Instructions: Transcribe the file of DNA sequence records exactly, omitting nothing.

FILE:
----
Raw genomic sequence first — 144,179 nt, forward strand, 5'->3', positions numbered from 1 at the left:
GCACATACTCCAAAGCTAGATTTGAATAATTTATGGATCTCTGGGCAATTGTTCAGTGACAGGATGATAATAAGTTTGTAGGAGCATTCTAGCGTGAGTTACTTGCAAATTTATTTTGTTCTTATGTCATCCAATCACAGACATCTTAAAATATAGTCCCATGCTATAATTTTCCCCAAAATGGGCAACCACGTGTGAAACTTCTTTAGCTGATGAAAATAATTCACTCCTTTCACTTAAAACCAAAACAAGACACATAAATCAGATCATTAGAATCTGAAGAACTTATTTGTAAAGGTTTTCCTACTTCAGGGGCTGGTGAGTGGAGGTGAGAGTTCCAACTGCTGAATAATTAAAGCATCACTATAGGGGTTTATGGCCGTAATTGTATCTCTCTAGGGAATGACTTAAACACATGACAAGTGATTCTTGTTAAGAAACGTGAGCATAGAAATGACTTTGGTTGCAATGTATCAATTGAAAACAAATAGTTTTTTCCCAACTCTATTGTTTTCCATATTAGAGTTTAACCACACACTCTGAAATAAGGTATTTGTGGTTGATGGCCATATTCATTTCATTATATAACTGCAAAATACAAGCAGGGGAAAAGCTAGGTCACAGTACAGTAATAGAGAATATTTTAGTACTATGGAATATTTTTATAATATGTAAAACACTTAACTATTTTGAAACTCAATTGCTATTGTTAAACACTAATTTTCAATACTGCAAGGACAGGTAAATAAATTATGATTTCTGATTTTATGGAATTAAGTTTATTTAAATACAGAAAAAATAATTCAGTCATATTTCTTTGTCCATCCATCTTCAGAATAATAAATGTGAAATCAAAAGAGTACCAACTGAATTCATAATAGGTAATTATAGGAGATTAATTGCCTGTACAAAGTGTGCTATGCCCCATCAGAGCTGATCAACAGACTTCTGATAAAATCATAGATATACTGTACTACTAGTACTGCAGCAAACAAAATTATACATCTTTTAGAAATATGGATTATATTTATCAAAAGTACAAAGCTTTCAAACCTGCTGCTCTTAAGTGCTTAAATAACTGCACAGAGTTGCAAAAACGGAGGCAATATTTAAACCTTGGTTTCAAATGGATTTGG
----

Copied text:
Raw genomic sequence first — 144,179 nt, forward strand, 5'->3', positions numbered from 1 at the left:
GCACATACTCCAAAGCTAGATTTGAATAATTTATGGATCTCTGGGCAATTGTTCAGTGACAGGATGATAATAAGTTTGTAGGAGCATTCTAGCGTGAGTTACTTGCAAATTTATTTTGTTCTTATGTCATCCAATCACAGACATCTTAAAATATAGTCCCATGCTATAATTTTCCCCAAAATGGGCAACCACGTGTGAAACTTCTTTAGCTGATGAAAATAATTCACTCCTTTCACTTAAAACCAAAACAAGACACATAAATCAGATCATTAGAATCTGAAGAACTTATTTGTAAAGGTTTTCCTACTTCAGGGGCTGGTGAGTGGAGGTGAGAGTTCCAACTGCTGAATAATTAAAGCATCACTATAGGGGTTTATGGCCGTAATTGTATCTCTCTAGGGAATGACTTAAACACATGACAAGTGATTCTTGTTAAGAAACGTGAGCATAGAAATGACTTTGGTTGCAATGTATCAATTGAAAACAAATAGTTTTTTCCCAACTCTATTGTTTTCCATATTAGAGTTTAACCACACACTCTGAAATAAGGTATTTGTGGTTGATGGCCATATTCATTTCATTATATAACTGCAAAATACAAGCAGGGGAAAAGCTAGGTCACAGTACAGTAATAGAGAATATTTTAGTACTATGGAATATTTTTATAATATGTAAAACACTTAACTATTTTGAAACTCAATTGCTATTGTTAAACACTAATTTTCAATACTGCAAGGACAGGTAAATAAATTATGATTTCTGATTTTATGGAATTAAGTTTATTTAAATACAGAAAAAATAATTCAGTCATATTTCTTTGTCCATCCATCTTCAGAATAATAAATGTGAAATCAAAAGAGTACCAACTGAATTCATAATAGGTAATTATAGGAGATTAATTGCCTGTACAAAGTGTGCTATGCCCCATCAGAGCTGATCAACAGACTTCTGATAAAATCATAGATATACTGTACTACTAGTACTGCAGCAAACAAAATTATACATCTTTTAGAAATATGGATTATATTTATCAAAAGTACAAAGCTTTCAAACCTGCTGCTCTTAAGTGCTTAAATAACTGCACAGAGTTGCAAAAACGGAGGCAATATTTAAACCTTGGTTTCAAATGGATTTGG